Machias in Washington County, Maine — The American Northeast (New England)
First Permanent English Settlement in Machias Bay
1763 - 1904
This tablet marks the landing place of the company which made the first permanent English settlement in this town, May 20, 1763. The little band consisted of Samuel and Sylvanus Scott, Timothy George, and David Libby, John and Solomon Stone, Daniel and Japhet Hill, DanielFogg, Isaiah Foster, Westbrook Berry, wife and three children, Isaac Larrabee, wife and three children, Joel Bonney, Wooden Foster, all of Scarborough, Thomas Buck of Plymouth and Jonathan Carlton of Sheepscot.
Erected 1904 by Hannah Weston Chapter, D.A.R.
Marker series. This marker is included in the Daughters of the American Revolution marker series.
Location. 44° 42.849′ N, 67° 27.57′ W. Marker is in Machias, Maine, in Washington County. Marker is at the intersection of Main Street (Maine Route 192) and Free Street, on the left when traveling west on Main Street. Click for map. Marker has been relocated to the grounds of the Burnham Tavern Museum. Marker is in this post office area: Machias ME 04654, United States of America.
Other nearby markers. At least 6 other markers are within walking distance of this marker. Burnham Tavern (here, next to this marker); The Machias River (about 500 feet away, measured Veterans Memorial (approx. 0.2 miles away); First Naval Battle of the American Revolution (approx. 0.2 miles away); World War I Memorial (approx. 0.2 miles away); Libby Hall (approx. 0.3 miles away).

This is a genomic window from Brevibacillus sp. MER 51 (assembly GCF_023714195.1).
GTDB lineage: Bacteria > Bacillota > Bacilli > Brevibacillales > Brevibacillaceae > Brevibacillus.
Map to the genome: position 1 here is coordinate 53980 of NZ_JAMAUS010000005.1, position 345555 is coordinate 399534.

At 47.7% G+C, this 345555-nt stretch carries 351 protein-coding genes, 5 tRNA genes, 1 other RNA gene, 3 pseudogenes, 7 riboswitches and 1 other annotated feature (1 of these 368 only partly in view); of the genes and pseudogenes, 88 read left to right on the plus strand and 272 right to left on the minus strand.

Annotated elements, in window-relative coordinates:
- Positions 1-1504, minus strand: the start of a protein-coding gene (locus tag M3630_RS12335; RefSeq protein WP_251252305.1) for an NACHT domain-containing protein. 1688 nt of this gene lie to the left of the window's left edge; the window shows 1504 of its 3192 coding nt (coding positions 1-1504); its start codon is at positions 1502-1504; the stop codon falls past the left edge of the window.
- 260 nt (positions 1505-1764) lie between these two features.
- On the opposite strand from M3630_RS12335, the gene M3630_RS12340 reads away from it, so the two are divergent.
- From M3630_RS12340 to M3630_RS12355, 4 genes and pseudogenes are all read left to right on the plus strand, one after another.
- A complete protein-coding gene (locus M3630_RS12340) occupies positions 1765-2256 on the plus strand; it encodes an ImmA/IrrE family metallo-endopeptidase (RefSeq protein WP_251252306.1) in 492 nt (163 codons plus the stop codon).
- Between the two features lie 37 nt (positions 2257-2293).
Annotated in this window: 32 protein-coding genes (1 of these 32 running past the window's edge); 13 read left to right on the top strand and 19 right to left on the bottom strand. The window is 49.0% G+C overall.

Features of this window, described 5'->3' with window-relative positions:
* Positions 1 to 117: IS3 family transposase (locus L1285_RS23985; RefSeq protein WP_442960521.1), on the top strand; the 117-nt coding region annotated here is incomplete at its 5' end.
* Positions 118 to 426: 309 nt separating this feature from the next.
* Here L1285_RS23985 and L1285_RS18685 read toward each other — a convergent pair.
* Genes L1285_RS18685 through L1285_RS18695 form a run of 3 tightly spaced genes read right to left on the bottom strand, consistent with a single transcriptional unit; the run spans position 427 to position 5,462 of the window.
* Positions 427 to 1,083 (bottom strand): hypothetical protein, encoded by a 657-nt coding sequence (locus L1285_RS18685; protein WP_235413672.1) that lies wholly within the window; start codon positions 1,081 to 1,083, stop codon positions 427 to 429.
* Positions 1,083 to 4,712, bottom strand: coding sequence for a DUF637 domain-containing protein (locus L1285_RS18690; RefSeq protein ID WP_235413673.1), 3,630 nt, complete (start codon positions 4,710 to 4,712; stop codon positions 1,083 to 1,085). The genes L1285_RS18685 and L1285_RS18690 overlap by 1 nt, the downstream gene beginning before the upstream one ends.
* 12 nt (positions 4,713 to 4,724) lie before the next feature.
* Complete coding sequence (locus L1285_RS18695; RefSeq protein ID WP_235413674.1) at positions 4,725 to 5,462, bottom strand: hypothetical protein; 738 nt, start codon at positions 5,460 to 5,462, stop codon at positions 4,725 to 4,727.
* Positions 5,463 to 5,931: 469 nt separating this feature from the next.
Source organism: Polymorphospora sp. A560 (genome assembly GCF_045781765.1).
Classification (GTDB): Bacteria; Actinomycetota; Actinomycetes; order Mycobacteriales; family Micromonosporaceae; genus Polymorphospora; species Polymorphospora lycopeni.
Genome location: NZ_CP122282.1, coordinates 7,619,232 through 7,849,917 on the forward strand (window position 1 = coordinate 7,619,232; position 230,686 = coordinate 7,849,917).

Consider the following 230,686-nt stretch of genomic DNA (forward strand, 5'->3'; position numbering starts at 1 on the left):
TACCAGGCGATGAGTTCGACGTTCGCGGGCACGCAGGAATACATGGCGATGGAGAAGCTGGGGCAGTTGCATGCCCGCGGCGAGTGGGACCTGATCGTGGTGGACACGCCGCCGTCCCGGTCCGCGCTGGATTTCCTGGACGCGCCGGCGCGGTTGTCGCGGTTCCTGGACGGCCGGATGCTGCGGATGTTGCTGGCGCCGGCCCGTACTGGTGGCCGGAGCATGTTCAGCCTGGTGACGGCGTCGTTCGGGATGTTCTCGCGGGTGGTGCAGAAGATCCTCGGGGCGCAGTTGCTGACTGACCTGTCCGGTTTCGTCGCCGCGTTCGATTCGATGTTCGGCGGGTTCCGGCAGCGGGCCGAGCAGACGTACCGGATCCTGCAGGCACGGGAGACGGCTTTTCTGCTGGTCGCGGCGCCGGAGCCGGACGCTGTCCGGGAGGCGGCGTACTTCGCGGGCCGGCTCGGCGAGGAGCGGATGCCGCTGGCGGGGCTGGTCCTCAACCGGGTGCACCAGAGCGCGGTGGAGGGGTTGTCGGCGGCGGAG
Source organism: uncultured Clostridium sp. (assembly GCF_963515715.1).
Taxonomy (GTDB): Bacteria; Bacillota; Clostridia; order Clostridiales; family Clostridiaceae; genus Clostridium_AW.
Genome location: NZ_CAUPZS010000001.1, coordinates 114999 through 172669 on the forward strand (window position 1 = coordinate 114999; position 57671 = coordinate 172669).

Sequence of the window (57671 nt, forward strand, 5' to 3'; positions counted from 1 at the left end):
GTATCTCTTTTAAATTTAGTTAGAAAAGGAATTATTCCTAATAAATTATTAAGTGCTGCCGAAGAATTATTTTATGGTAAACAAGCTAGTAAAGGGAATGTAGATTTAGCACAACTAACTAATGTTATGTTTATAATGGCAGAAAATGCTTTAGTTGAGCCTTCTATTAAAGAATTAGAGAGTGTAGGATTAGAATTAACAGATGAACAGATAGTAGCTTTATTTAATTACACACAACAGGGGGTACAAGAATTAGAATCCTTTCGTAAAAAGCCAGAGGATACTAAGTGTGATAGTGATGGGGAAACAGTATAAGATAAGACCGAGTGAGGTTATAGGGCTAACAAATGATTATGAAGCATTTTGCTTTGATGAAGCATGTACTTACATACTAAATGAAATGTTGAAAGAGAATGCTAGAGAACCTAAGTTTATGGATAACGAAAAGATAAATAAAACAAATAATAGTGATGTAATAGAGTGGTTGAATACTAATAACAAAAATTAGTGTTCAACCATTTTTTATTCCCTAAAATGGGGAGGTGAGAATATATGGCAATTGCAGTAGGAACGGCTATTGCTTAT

Also see . . .
1. Historic Machias, Maine. (Submitted on April 22, 2012, by William Fischer, Jr. of Fort Scott, Kansas.)
2. Machias, Maine, at Wikipedia. (Submitted on April 22, 2012, by William Fischer, Jr. of Fort Scott, Kansas.)
Categories. • Colonial Era • Exploration • Patriots & Patriotism • Settlements & Settlers •
Credits. This page originally submitted on , by William Fischer, Jr. of Fort Scott, Kansas. This page has been viewed 503 times since then and 86 times this year. Photos: 1, 2. submitted on , by William Fischer, Jr. of Fort Scott, Kansas. This page was last revised on June 16, 2016.